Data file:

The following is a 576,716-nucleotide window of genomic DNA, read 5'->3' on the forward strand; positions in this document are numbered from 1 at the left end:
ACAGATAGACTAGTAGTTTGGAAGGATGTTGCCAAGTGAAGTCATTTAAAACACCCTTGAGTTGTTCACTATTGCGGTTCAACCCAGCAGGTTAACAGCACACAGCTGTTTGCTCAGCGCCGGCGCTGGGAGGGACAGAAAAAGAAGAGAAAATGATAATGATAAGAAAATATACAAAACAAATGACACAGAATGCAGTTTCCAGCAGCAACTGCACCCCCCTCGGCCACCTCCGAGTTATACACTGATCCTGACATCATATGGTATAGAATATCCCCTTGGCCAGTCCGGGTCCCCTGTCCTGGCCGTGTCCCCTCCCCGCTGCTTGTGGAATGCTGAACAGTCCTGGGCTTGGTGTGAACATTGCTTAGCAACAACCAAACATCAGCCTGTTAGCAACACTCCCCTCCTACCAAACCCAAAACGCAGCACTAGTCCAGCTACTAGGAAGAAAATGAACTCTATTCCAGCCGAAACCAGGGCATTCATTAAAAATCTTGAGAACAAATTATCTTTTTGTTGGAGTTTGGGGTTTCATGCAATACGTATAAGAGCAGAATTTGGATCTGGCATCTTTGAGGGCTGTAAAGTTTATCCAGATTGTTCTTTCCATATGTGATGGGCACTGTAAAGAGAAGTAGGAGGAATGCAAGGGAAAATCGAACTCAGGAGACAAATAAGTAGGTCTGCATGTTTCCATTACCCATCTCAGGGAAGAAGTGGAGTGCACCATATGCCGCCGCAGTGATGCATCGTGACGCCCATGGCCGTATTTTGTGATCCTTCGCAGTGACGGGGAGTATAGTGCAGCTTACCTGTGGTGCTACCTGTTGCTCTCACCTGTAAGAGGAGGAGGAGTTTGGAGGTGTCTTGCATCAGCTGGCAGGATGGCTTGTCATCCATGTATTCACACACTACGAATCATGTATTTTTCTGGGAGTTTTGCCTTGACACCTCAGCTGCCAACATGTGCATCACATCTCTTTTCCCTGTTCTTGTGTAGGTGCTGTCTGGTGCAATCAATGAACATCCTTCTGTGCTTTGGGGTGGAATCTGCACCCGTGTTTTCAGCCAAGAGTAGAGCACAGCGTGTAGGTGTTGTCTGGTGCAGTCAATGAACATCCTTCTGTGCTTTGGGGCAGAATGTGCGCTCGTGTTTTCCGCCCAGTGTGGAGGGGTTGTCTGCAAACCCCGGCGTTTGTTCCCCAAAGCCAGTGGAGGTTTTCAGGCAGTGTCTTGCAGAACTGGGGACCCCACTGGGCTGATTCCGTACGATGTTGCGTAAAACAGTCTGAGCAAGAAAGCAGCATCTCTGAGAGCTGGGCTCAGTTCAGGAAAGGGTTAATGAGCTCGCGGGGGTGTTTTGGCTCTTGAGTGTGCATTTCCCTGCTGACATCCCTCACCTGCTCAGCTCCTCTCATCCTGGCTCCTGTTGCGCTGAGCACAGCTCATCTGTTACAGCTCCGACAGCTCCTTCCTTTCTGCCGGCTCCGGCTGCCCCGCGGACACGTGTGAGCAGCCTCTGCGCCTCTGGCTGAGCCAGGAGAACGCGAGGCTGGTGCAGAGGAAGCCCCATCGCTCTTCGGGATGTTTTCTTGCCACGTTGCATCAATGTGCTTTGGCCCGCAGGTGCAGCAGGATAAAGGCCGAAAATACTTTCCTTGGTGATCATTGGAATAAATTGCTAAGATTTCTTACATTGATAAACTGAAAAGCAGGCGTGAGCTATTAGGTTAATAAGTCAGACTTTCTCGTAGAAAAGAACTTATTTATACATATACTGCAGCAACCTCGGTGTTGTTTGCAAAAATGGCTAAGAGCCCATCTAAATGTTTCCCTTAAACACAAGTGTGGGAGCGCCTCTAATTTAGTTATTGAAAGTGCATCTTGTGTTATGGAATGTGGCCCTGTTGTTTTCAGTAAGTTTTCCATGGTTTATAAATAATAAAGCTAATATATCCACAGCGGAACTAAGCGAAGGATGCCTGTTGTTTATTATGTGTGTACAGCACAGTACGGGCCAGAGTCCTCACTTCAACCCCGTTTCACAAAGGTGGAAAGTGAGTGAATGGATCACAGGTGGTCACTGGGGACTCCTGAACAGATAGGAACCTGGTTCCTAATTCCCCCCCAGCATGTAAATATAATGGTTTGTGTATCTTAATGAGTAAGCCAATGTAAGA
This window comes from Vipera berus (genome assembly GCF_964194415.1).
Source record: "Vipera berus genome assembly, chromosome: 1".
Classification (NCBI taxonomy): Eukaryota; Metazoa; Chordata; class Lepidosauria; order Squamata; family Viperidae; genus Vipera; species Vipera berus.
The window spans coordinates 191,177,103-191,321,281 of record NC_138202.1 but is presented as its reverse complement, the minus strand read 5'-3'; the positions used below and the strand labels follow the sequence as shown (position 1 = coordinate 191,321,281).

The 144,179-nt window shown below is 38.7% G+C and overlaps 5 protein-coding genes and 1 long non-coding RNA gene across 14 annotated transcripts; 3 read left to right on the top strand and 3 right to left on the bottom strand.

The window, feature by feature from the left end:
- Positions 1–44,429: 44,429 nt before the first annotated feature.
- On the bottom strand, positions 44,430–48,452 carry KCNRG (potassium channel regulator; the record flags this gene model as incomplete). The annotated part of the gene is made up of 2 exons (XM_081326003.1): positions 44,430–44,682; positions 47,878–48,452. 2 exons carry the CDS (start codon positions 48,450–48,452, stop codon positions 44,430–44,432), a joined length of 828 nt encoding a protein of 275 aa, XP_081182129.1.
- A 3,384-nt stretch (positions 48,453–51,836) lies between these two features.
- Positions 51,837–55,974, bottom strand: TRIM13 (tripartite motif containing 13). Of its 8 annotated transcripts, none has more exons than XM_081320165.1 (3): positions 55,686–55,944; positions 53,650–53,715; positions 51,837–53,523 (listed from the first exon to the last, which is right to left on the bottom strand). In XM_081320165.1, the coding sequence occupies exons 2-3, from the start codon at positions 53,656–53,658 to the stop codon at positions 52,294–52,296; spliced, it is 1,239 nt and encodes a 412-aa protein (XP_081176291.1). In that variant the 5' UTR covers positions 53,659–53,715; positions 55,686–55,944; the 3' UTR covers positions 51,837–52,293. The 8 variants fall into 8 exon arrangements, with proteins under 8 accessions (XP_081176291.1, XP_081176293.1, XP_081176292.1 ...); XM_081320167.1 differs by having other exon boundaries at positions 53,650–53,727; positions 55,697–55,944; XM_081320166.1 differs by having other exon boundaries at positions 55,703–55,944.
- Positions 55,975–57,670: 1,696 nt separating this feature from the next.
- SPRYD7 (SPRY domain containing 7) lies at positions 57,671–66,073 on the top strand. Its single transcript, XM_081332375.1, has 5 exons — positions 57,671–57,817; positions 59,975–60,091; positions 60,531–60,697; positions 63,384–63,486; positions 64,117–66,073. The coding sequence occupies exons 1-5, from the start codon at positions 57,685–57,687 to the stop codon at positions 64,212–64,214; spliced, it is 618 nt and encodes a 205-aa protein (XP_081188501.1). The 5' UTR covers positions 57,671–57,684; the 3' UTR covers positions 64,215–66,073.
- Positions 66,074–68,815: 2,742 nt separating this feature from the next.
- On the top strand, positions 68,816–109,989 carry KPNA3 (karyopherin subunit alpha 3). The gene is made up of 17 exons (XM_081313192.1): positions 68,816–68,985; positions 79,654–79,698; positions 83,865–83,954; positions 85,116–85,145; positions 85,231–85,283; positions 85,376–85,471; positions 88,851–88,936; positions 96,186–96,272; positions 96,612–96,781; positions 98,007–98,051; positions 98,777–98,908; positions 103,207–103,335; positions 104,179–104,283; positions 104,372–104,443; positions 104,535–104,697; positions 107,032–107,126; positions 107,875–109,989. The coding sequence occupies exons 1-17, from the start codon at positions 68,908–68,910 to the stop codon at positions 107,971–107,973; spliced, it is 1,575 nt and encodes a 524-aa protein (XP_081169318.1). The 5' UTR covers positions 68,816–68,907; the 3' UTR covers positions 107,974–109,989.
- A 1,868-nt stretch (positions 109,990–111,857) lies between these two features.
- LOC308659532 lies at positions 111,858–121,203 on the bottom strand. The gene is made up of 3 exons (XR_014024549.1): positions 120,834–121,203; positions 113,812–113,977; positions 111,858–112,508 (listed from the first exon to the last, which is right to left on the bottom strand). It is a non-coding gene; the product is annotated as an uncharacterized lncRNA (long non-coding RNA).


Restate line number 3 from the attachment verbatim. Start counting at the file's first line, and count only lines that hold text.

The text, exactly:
This window comes from Vipera berus (genome assembly GCF_964194415.1).